John Fowler & Co.

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Coordinates: 53°47′11″N 1°32′16″W / 53.7864905°N 1.5378145°W / 53.7864905; -1.5378145

Fowler nameplate on a Showman's engine
1916-built John Fowler & Co. 'K7' 12nhp ploughing engine, "Linkey"
John Fowler & Co. steam roller of 1923
Fowler Tractor
Fowler shunter on South Devon Railway

John Fowler & Co Engineers of Leathley Road, Hunslet, Leeds, West Yorkshire, England produced traction engines and ploughing implements and equipment, as well as railway equipment. Fowler also produced the Track Marshall tractor which was a tracked version of the Field Marshall. British Railways Engineering Department locomotives ED1 to ED7 were built by Fowler


John Fowler was an agricultural engineer and inventor who was born in Wiltshire in 1826. He worked on the mechanisation of agriculture and was based in Leeds. He is credited with the invention of steam-driven ploughing engines. He died 4 December 1864, following a hunting accident. After his death, John Fowler & Co., was then continued by Robert Fowler and Robert Eddison. In 1886 the limited company of John Fowler & Co., (Leeds) Ltd., was formed. It merged with Marshall, Sons & Co., Ltd., of Gainsborough in 1947 to form Marshall-Fowler Ltd.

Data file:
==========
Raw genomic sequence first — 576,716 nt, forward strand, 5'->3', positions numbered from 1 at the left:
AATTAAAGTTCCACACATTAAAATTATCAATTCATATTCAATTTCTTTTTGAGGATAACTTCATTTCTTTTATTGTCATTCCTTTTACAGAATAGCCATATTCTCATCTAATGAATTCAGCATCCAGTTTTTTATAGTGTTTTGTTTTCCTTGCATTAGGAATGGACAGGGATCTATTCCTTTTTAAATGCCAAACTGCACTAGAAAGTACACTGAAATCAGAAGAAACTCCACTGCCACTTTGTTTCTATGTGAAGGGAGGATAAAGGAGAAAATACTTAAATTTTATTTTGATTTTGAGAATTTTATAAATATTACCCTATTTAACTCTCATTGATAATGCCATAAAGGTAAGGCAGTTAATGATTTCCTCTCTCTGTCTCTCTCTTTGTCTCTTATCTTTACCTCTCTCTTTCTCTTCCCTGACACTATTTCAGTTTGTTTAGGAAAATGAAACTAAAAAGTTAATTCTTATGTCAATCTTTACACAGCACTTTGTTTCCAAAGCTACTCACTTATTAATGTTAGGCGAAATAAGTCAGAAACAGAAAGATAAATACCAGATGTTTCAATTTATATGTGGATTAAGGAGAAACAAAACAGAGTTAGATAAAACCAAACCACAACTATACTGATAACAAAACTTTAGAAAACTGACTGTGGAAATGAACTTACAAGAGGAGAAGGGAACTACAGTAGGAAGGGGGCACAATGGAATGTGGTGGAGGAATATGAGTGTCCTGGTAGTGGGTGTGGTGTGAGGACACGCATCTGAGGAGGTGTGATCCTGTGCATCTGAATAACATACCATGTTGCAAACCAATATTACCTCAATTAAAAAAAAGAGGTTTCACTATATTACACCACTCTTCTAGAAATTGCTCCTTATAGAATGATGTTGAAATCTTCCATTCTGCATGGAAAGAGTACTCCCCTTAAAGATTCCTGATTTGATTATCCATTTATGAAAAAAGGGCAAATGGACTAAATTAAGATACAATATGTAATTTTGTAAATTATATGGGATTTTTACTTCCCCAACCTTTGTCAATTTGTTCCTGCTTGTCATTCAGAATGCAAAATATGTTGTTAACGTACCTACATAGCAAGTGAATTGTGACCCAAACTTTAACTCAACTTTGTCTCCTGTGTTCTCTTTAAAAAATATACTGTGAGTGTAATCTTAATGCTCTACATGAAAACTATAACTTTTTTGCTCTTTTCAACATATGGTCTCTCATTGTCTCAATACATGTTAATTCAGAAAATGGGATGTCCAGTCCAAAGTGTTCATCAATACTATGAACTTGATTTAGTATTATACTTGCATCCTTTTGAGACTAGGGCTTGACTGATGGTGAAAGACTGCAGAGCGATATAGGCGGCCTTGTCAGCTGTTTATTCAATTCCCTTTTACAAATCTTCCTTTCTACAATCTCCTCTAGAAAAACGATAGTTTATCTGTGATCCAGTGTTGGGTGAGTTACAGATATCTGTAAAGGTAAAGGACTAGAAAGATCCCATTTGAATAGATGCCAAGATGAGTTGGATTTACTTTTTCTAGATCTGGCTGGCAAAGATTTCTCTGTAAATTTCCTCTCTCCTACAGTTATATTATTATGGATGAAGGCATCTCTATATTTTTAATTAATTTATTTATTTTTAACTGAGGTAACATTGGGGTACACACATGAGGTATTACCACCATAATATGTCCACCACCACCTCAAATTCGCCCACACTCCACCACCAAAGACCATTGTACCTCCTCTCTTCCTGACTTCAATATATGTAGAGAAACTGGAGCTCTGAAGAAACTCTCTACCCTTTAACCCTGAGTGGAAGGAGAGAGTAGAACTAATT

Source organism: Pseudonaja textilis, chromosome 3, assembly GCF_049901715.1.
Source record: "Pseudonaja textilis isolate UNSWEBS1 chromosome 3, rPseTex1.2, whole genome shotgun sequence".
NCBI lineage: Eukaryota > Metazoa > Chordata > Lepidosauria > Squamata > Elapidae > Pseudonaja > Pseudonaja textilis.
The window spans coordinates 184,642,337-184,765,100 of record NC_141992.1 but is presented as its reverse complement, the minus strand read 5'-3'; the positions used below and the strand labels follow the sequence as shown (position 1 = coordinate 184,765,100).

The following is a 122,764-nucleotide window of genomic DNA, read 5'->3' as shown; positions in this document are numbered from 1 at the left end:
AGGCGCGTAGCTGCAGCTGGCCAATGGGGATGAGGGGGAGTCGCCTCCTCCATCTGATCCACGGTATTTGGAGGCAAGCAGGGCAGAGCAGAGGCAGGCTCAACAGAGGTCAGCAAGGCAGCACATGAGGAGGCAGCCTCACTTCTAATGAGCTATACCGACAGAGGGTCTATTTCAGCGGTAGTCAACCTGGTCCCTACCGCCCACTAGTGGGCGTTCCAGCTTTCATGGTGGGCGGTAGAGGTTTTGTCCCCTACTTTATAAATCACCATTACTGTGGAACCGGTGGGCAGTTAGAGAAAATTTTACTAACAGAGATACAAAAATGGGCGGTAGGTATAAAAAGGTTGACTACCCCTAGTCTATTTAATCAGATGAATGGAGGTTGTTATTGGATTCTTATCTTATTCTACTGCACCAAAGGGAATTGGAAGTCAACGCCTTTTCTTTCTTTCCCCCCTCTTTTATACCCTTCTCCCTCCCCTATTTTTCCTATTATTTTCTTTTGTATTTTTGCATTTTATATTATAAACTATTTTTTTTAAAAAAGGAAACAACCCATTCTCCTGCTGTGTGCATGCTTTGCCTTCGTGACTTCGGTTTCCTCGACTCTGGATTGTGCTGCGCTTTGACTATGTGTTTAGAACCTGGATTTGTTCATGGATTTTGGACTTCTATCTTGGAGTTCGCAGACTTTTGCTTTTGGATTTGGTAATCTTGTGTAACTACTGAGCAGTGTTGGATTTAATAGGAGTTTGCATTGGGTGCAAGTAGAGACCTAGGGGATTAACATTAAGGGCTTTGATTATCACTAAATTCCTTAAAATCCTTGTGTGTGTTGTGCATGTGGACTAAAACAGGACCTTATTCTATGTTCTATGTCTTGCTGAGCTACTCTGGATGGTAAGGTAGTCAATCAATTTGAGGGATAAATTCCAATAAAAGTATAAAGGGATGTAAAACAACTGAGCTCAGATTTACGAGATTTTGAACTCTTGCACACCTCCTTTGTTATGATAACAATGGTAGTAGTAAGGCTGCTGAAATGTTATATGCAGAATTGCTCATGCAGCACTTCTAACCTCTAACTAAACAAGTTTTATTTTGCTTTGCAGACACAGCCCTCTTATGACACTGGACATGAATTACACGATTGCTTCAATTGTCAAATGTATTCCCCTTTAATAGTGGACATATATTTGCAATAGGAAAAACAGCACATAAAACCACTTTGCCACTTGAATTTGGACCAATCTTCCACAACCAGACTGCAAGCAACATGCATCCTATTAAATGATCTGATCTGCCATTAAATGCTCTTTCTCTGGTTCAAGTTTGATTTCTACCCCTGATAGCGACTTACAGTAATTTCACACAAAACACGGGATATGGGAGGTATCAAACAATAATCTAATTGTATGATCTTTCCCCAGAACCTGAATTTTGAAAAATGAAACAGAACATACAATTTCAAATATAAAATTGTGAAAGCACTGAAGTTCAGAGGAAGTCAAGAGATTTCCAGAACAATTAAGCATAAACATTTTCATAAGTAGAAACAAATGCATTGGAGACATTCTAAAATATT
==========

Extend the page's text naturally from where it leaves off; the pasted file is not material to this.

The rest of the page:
Although not well known for them, Fowler also built a small number (117 has been claimed) of steam wagons. These were vertical-boilered, with an unusual single-crank cross-compound vee-twin engine. At least one was preserved, as part of the Tom Varley collection.

During the Second World War, the Hunslet factory also produced Matilda, Cromwell, and Centaur tanks for the Army. Production finally ceased in early 1974.[1]


Railway locomotives[edit]

Some locations of preserved Fowler railway locomotives include:

  • Open Air Museum "Freilichtmuseum am Kiekeberg", near Hamburg, Germany
New Zealand
  • Tokomaru Steam Museum, Tokomaru, New Zealand
  • Silver Stream Railway, Wellington, New Zealand
  • Canterbury Steam Preservation Society, Christchurch, New Zealand
  • National Railway Museum, Delhi, India
United Kingdom
One of two 18-gauge steam locomotives used to transport concentrates at the De Beer mine, Kimberely
South Africa

Traction engines[edit]


  1. ^ * Introduction to the records of the company, held at Reading University.
  2. ^ "Archived copy". Archived from the original on 11 December 2008. Retrieved 2009-04-18. 
  3. ^ Changa Manga Forest Railway article at 'All Things Pakistan' - accessed 31 March 2008

External links[edit]